Harold and Maude (1971)

Reviewed by Tom Ender

“They met at the funeral of a perfect stranger. From then on, things got perfectly stranger and stranger.”

When I first saw There’s Something About Mary (TSAM) I had not yet seen this film. Somehow, I managed to miss it when it was first in theaters, though that was a period in my life when I saw many movies first run. My curiosity was piqued when Mary Jensen (the character played by Cameron Diaz in TSAM) said Harold and Maude (H&M) was her favorite movie. TSAM is a funny movie which I enjoyed greatly, but the best thing I got from it was the reference that led me to H&M.

H&M begins with a figure (face not shown) in a suit and polished shoes descending stairs while credits roll. When down the stairs the figure puts a vinyl recording on a turntable, introducing the music of Cat Stevens (which is used extensively in the soundtrack). He (the young man’s face is revealed) also writes something inside a nametag and clips that to his suit. Then after lighting some candles and blowing out the match, he approaches a chair, mounts and kicks the chair out, causing his body to hang from a noose he has placed around his neck. A woman enters the room to use the phone. While on the phone she says to the hanging, choking young man: “I suppose you think this is very funny, Harold.” Harold seems to expire. The woman, now leaving, says, “Dinner at eight, Harold, and try and be a little more vivacious.” Later at the well outfitted dinner party when his mother asks him if he is feeling well, Harold (Bud Cort) complains of a sore throat.

Harold enjoys faking suicides and is quite inventive about it. His mother (Vivian Pickles), the woman in the “hanging” scene and the hostess of the dinner party, is less enthusiastic for his “hobby.” Harold is later shown with a psychiatrist, who asks what he does for enjoyment. After a long pause, Harold replies that he goes to funerals. In the next scene Harold is buying a large hearse. The scene shifts again to a graveside rite with Harold in the small group. In addition to the attendees close to the ceremony at the grave, Harold notices a female figure (who we later discover is Maude) further off also observing.

Harold returns home in his “new car” where his mother vents disapproval of the hearse. She also sends him to see “McArthur’s right hand man” Uncle Victor. Uncle Victor, who is missing his right arm, is a “gung ho” military officer, with pictures of Nixon and Nathan Hale on his office wall. He expresses his belief that “this country needs” more Nathan Hales. The scene shifts to Harold floating face down in a swimming pool. His mother approaches the pool in a robe which she removes, revealing a swimming suit, she walks into the pool and swims past Harold as Tchaikovsky's Piano Concerto #1 plays.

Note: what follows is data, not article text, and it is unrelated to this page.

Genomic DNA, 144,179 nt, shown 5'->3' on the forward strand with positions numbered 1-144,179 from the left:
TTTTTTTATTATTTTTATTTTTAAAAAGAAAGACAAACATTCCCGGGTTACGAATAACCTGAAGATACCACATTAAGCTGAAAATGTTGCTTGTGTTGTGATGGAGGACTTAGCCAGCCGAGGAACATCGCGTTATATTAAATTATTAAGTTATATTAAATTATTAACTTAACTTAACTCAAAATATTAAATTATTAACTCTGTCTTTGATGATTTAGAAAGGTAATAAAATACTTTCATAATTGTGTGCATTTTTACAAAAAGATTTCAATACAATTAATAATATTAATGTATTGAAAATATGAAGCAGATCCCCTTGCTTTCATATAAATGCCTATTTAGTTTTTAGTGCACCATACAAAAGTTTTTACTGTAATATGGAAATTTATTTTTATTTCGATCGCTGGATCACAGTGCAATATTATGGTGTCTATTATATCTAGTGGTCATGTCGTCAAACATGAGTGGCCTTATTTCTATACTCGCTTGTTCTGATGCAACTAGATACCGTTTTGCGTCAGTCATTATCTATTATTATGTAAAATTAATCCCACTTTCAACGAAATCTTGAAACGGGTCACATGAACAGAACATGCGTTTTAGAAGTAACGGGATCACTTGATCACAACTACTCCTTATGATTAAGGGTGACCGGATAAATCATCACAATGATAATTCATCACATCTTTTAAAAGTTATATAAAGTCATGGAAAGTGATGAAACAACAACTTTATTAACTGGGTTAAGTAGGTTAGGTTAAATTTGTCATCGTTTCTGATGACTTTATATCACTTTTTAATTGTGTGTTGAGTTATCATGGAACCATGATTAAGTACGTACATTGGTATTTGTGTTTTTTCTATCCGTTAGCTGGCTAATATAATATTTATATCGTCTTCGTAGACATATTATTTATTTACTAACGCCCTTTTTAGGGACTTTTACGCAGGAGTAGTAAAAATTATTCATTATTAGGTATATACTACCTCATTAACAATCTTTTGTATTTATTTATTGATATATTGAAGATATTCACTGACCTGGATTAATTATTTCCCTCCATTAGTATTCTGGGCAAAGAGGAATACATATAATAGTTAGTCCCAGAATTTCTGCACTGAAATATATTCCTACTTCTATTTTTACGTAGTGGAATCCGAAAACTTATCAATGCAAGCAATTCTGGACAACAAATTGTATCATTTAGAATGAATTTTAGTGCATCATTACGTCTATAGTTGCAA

Apparently after some deliberation, Harold’s mother tells him she has decided that he should marry. The scene shifts to a church with organ music, but it is another funeral. Again, both Harold and Maude are attending. This time Maude (Ruth Gordon) initiates a conversation offering Harold licorice. Outside the church after the ceremony Maude offers Harold a ride, but he responds that he has his own car. She drives away from the church nearly out of control in a Volkswagen beetle which careens down the street. The priest from the funeral enters the street exclaiming that Maude took his car.

The scene changes to Harold’s mother telling him she has a form for a computer dating service in which she is going to enter him. As she reads the questions to him and answers his questionnaire with her opinions, Harold is shown opening a gun case and removing a short barreled blued revolver. He loads it and takes aim at her, but wavers and instead points it at his own forehead, crosses himself and fires (blanks), tipping over in his chair.

At another graveside both Harold and Maude attend a funeral ceremony. Afterward Maude drives up to Harold in his hearse and offers him a ride. He accepts. As they speed off Maude discovers that she has taken Harold’s car, so she stops and switches to having him drive her home. Maude is closing in on 80 years old and has lived all over the world. She has collected a considerable amount of memorabilia during her long life which she keeps in her unusual home. Maude’s attitude regarding property is probably not “in synch” with most readers here, but when she gives her underlying reasons they are almost Nockian, though surely not propertarian. In most ways Maude is a near opposite of Harold: he is focused on death, she on life; he is quiet and subdued, she is exuberant and vivacious; he is young, she is old. They enjoy each others company.

This movie is often classified as a black comedy. With all the references to suicide and death it may sound extremely grim. However, director Hal Ashby displays a style in H&M that exudes wry humor, but this film is also both a love story and a story about "coming of age." Like one of Ashby’s other big hits Being There, H&M defies easy categorization.

The character of Maude is one of the most free-wheeling in film. Her way of dealing with police is enough of a reason to watch the movie. Ruth Gordon was a great actress who spent a life in the theater. Maude contrasts sharply with the character she played a year earlier in the screwball comedy Where’s Poppa. Maude may be her most lasting role. I hope you take the time to give Harold and Maude a viewing. Although, you may not agree with everything, I think you will find something which will entertain and enlighten.  

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